In today’s time, Rosie the Riveter is a very popular costume for women. I have also seen women empowerment campaigns and groups use Rosie the Riveter as a symbol. Rosie is seen as a symbol of “girl power”, promoting great strength for various women awareness topics.
But did you know that Rosie the Riveter was a real person? Make that plural. Rosie was not just one woman— she was an embodiment of women. Many women served as a “Rosie” during WWII. In fact, Rosie the Riveter was a movement which paved the way for many opportunities women have today.
Last year, Michala and I had the pleasure of volunteering at the Rosie the Riveter Guinness World Record event in Ypsilanti, Michigan. The event was to gather as many “Rosies” to break a world record of “The Most Rosie the Riveters.” The event was held at the Willow Run Airport– the original plant “Rosies” worked at during WWII.
I have a confession to make. Before we moved to Michigan, I did not know very much about Rosie the Riveter. I knew it was related to WWII and it was also a very popular costume for women. But other than that, I didn’t know it’s origination or how the campaign played a great role in the war efforts.
Who are the Original Rosies?
During WWII, many men were deployed serving in the war. There was a great need for industrial workers in the United States so a campaign was created (Rosie the Riveter) to recruit women to work in factories.
Most of the women did not have experience in the industrial industry. Yet, they proudly served, and if it wasn’t for them, the U.S. may not have had the help they needed.
It was doubted at first that women could do heavy industrial work, but with the war escalating, manufacturers and the government were desperate for workers. These pioneering “Rosies” proved that women could do a man’s job, and do it well, and paved the way for the workplace diversity we enjoy today.
African American Women Also Served
Black women also worked in bomber plants during the war. According to the Philadelphia Free Press, more than 600,000 African American women worked in government, factories, and corporate offices. The women earned more money serving in these various positions than they did as sharecroppers and housekeepers. These jobs allowed Black women to move “from bare subsistence levels to life-sustaining wages.”
During the event, the museum also recognized the Black women who served during WWII. You can read the article about “The Other Rosie the Riveters” here if you like.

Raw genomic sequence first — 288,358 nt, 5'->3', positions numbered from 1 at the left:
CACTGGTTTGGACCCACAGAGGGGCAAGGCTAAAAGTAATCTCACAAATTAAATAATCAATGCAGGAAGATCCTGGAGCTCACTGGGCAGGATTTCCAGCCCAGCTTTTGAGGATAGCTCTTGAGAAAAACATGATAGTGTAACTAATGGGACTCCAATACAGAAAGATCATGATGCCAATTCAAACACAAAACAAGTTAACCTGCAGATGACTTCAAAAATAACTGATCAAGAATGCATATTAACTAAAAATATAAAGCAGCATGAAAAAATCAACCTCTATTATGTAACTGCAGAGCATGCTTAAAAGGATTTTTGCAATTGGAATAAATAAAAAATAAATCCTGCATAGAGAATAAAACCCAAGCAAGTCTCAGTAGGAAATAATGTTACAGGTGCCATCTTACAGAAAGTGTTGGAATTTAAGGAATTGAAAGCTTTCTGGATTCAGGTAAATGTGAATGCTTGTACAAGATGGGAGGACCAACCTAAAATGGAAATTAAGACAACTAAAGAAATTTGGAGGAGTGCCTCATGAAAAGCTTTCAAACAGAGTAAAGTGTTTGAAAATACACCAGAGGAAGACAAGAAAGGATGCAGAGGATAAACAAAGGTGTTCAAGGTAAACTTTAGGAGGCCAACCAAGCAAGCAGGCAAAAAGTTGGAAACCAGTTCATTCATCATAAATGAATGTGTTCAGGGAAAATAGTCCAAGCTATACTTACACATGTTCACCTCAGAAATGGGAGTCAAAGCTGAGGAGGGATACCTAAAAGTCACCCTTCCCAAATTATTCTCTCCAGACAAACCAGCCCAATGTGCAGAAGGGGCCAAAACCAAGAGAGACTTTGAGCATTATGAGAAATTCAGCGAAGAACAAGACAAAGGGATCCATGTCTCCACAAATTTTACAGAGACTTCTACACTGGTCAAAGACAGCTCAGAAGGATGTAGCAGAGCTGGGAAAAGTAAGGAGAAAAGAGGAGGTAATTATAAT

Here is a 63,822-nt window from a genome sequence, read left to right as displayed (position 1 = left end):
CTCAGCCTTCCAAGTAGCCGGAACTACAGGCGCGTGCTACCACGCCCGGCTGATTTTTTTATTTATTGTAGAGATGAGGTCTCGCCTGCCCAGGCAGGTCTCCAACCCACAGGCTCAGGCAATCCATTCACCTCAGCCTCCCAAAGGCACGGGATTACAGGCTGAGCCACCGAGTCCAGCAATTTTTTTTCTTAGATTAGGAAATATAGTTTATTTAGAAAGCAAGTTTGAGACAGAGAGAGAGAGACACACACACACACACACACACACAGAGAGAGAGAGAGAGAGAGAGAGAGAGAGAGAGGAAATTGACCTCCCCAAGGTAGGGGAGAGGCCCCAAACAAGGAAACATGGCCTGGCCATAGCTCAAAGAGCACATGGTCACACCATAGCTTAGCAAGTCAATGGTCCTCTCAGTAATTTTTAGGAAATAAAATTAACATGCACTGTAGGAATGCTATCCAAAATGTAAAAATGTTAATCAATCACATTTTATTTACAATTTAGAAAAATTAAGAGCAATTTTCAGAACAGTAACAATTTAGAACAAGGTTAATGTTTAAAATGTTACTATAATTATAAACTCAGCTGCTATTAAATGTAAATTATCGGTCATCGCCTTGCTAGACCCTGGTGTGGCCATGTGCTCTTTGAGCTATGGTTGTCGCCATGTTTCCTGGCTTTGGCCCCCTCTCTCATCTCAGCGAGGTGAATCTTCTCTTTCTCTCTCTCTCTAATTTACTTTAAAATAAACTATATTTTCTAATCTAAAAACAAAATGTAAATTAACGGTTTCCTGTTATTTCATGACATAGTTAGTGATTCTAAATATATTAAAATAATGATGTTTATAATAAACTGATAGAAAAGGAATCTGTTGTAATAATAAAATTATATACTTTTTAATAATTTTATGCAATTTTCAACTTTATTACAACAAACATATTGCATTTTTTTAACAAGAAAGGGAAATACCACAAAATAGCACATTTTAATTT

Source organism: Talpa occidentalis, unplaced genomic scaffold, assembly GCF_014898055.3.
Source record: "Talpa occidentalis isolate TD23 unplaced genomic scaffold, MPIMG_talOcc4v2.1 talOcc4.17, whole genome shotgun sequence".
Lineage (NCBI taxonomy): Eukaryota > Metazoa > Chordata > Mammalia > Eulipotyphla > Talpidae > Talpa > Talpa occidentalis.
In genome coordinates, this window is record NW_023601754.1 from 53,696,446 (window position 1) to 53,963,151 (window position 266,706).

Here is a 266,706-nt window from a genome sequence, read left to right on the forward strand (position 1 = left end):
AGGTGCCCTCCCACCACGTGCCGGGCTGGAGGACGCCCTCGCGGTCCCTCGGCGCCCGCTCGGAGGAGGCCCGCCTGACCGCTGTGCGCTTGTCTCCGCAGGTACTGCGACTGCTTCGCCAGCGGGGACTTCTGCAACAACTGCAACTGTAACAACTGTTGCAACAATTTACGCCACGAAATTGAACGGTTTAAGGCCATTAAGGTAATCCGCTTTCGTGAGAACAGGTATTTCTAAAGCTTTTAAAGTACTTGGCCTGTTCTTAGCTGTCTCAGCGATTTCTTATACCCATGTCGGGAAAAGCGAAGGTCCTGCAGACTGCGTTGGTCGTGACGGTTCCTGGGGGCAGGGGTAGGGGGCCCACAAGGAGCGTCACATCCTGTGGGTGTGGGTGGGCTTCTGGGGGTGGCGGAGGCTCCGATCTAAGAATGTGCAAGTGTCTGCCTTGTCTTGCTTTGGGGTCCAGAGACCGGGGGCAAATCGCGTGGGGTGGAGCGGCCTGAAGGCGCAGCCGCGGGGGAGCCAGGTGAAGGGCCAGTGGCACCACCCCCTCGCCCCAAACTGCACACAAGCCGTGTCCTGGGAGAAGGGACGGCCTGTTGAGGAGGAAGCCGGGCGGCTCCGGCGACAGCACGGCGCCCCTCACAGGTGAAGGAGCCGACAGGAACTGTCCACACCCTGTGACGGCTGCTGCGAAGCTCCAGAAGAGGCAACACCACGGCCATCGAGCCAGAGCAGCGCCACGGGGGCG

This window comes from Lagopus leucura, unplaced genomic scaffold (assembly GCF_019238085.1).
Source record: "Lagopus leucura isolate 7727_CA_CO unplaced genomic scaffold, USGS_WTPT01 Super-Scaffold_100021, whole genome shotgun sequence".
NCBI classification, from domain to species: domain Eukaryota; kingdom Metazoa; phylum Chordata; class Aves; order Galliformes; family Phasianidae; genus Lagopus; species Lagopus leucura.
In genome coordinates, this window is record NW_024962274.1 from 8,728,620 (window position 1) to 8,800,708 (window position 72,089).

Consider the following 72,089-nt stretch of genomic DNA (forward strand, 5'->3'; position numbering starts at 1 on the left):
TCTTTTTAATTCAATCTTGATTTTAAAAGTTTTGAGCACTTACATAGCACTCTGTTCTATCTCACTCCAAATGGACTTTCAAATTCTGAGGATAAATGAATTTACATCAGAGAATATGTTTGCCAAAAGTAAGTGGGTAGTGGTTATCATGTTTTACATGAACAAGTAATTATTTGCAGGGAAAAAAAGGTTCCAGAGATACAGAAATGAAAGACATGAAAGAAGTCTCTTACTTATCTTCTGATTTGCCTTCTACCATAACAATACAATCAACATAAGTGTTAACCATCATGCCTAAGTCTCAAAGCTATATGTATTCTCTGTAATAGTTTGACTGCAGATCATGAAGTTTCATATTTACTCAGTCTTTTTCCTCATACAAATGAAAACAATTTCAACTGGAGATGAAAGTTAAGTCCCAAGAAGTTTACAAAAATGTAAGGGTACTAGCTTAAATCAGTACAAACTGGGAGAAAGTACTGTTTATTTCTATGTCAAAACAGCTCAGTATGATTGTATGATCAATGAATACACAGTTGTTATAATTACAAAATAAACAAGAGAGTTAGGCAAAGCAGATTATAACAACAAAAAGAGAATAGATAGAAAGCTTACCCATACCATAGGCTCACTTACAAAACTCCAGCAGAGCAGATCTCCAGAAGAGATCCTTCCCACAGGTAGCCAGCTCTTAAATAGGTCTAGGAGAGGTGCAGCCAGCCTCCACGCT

Why go to the Rosie the Riveter Event?
I thought it would be an enriching learning experience for Michala. She could learn first-hand how women from a different time period were strong and worked hard to achieve their life goals. It was a great opportunity for Michala to understand how women, like the “Original Rosies,” helped pave the way in the workforce for women today.
We learned valuable information about the female wartime workers and the great service they gave to our country. I felt honored and humbled to have met the “Original Rosies.”
A Heartfelt Experience
As the announcer called out each woman’s name, my eyes filled with tears. I felt very proud of the “Rosies” service during WWII. I also felt great emotion because my husband was only a few months fresh out of the Army. It reminded me of our former life as a military family, my husband’s military deployments, and how much patriotism was valued during our time as an Army family.
It was an honor to have volunteered for the Rosie the Riveter Guinness World Record event. The “Original Rosies” are true American heroes. Attending the event inspired me to become a volunteer Tribute Rosie.
The Tribute Rosies attend various events in Michigan and other U.S. states to help raise awareness about saving the Bomber Plant. So far, I have attended three events and it has always been a great pleasure to connect with other women and educate the general public about the campaign.
To learn more about the Yankee Air Museum’s campaign to “Save the Bomber Plant”, please visit the Save the Bomber Plant’s official website. It is an amazing campaign!
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All photographs are courtesy of Jennifer Hamra for Good Life Detroit.